These natural (but somewhat modified) caves were formed underneath a large plateau opposite downtown Saint Paul. Over the years, the curious caverns have been host to numerous activities.
Indigenous tribes used the caves before the European settlers arrived in the area. In the 1840s, natural silica was mined from the cave for glass making.
In the early 1900s, a French family formed a mushroom farm within their dank depths. The family later turned the location into a speakeasy during the days of Prohibition, naturally attracting less-than-legal business dealings and even a reported mob killing.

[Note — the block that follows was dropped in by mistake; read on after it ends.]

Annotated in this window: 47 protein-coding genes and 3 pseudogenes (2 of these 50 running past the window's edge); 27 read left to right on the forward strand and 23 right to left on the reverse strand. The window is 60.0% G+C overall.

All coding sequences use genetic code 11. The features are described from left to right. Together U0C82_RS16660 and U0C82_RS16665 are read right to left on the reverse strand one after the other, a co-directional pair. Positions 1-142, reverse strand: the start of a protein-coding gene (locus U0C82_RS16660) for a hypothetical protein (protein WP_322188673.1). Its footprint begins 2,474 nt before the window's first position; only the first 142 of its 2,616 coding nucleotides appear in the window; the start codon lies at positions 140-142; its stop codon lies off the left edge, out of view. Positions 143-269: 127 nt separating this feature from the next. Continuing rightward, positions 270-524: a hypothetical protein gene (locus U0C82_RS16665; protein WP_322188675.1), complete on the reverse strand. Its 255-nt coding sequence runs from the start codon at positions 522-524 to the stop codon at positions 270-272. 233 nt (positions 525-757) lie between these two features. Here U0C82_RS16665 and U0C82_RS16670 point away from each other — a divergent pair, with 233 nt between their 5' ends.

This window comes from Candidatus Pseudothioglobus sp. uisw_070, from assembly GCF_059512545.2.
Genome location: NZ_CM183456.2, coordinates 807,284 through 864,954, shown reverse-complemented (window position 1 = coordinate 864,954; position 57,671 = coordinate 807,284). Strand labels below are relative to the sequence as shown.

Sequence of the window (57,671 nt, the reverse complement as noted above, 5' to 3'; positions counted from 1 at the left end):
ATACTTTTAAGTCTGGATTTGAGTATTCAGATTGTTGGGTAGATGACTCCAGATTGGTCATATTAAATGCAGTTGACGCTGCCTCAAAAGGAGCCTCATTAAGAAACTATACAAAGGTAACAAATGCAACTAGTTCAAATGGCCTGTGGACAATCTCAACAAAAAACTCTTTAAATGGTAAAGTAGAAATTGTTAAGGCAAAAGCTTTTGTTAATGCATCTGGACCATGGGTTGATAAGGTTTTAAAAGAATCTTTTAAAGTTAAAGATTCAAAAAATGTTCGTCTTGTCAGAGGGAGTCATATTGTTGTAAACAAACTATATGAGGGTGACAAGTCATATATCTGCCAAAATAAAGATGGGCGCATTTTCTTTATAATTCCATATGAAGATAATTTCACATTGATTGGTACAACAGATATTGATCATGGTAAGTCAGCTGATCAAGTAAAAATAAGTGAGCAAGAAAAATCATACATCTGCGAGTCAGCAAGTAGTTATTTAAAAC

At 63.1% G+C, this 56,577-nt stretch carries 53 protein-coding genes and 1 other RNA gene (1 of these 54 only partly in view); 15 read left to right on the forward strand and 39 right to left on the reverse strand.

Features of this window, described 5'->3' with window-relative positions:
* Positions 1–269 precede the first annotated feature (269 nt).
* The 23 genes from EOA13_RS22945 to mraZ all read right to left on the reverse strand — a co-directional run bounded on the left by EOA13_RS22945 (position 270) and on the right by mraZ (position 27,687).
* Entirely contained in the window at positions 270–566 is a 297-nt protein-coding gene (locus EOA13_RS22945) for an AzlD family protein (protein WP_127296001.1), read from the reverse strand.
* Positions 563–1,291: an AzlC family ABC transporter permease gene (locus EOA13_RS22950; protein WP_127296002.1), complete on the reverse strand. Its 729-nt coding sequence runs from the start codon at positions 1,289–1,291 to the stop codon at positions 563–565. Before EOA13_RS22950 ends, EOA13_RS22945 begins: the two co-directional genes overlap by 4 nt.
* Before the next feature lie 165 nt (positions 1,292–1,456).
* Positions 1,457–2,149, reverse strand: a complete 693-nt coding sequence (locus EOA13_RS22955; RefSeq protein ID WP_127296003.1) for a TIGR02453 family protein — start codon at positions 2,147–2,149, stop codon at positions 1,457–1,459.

The caves were turned into a disco in the 1970s and continued to be an event spot through 2019. The caves are, of course, also purported to be haunted by murdered gangsters and speakeasy patrons. Update as of October 2020: Wabasha Street Caves will be closing at the end of November 2020.
Know Before You Go
In 2018, cave tours were Monday at 4:00 p.m., Thursday at 5:00 p.m., and Saturday and Sunday at 11:00 a.m. Tours last 40 minutes and cost $8.